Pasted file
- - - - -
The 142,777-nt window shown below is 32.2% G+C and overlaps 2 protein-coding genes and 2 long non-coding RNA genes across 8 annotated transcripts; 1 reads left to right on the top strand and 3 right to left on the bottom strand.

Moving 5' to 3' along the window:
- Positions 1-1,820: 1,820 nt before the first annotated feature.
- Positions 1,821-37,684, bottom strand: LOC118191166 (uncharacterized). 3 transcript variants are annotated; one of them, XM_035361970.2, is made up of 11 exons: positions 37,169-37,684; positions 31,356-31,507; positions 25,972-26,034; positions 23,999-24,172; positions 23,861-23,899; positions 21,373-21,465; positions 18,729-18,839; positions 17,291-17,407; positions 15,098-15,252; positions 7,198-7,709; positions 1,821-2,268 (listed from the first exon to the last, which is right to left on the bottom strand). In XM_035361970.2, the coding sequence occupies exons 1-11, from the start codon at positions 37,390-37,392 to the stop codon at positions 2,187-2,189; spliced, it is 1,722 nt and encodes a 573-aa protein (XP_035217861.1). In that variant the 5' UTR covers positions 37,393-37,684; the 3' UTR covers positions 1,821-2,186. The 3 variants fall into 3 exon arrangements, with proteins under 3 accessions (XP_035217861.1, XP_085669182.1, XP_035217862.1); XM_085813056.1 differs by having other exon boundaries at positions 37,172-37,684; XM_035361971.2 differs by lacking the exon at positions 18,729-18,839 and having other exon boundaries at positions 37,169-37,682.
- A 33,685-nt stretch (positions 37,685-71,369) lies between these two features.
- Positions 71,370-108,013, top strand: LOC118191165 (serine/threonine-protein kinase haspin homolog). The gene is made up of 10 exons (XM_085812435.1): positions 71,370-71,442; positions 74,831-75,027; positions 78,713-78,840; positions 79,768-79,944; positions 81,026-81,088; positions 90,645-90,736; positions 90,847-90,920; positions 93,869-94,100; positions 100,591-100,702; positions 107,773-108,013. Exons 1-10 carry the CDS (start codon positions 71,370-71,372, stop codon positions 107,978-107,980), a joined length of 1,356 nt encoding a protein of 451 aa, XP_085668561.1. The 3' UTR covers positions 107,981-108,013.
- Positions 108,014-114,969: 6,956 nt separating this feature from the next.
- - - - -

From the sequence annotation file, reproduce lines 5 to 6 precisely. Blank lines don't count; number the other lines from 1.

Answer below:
- A 33,685-nt stretch (positions 37,685-71,369) lies between these two features.
- Positions 71,370-108,013, top strand: LOC118191165 (serine/threonine-protein kinase haspin homolog). The gene is made up of 10 exons (XM_085812435.1): positions 71,370-71,442; positions 74,831-75,027; positions 78,713-78,840; positions 79,768-79,944; positions 81,026-81,088; positions 90,645-90,736; positions 90,847-90,920; positions 93,869-94,100; positions 100,591-100,702; positions 107,773-108,013. Exons 1-10 carry the CDS (start codon positions 71,370-71,372, stop codon positions 107,978-107,980), a joined length of 1,356 nt encoding a protein of 451 aa, XP_085668561.1. The 3' UTR covers positions 107,981-108,013.